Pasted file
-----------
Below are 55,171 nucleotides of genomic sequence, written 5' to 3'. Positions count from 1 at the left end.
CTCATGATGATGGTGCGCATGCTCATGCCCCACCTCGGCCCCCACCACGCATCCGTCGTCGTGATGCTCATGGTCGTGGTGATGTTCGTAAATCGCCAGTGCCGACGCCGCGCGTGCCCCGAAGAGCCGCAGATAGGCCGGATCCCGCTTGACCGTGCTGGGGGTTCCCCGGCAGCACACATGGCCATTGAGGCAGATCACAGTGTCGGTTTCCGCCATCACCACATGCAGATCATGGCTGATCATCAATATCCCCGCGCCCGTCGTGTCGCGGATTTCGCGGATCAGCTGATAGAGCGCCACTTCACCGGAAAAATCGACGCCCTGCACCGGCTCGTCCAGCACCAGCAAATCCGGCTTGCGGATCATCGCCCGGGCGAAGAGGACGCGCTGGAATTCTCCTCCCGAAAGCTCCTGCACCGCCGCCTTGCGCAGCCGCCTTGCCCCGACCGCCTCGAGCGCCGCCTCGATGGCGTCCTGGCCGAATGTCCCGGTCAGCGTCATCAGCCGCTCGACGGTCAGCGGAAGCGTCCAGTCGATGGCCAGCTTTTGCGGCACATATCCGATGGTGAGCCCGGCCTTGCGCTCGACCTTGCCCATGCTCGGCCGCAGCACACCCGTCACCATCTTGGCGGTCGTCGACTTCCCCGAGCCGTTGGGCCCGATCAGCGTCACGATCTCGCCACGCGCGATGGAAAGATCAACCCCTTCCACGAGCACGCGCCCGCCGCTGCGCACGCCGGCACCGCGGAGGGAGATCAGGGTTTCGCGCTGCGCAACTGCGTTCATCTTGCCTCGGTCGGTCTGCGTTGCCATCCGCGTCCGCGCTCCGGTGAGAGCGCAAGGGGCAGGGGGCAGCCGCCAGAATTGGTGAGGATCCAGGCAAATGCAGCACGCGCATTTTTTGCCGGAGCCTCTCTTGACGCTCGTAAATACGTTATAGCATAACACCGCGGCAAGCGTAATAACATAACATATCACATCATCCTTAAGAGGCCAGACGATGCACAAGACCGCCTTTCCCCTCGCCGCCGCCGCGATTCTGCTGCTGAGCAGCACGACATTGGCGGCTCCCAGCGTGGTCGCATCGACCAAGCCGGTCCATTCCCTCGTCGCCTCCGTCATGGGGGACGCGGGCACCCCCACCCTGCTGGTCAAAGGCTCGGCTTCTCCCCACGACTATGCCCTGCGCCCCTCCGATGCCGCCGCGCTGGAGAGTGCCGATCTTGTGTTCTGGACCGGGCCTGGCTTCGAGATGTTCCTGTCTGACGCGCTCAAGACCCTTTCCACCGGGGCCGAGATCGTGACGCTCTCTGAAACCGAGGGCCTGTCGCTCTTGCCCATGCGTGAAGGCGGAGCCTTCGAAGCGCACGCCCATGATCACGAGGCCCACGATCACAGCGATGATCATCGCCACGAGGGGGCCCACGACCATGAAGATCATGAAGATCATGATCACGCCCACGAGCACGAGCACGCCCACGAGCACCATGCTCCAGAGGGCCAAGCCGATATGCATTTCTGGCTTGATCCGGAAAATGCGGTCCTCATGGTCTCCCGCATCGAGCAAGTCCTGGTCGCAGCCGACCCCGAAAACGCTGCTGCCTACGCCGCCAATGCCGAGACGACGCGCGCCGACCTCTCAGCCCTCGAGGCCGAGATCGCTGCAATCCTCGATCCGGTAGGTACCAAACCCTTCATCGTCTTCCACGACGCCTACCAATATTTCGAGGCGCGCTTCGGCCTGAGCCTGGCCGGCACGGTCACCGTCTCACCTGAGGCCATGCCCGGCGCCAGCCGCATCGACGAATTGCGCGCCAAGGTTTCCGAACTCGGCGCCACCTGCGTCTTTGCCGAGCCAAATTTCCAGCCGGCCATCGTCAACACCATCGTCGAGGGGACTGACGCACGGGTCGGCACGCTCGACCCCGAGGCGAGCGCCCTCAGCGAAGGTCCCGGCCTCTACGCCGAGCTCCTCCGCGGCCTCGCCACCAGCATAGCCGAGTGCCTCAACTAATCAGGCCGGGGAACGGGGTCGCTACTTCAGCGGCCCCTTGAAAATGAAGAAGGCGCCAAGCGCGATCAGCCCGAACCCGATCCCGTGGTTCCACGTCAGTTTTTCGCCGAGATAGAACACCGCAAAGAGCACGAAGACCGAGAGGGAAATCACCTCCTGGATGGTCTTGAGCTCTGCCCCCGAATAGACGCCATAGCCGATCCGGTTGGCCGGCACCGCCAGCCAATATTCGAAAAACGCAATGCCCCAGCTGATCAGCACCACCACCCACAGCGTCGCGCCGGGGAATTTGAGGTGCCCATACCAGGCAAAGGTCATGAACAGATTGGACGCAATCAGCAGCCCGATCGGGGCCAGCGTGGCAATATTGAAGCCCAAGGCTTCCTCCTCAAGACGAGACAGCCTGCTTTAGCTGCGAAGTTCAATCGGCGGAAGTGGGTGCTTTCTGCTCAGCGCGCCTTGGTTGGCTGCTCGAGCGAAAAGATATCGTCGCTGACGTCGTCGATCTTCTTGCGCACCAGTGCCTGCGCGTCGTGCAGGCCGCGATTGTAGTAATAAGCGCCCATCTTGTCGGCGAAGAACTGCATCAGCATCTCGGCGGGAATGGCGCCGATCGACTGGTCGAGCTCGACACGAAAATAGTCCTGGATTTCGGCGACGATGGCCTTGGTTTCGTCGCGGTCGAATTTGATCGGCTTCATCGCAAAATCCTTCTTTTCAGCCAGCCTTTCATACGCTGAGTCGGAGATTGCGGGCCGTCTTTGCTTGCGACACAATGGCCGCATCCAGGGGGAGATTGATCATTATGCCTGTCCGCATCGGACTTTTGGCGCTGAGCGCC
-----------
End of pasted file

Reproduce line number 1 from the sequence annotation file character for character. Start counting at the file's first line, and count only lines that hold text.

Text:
Below are 55,171 nucleotides of genomic sequence, written 5' to 3'. Positions count from 1 at the left end.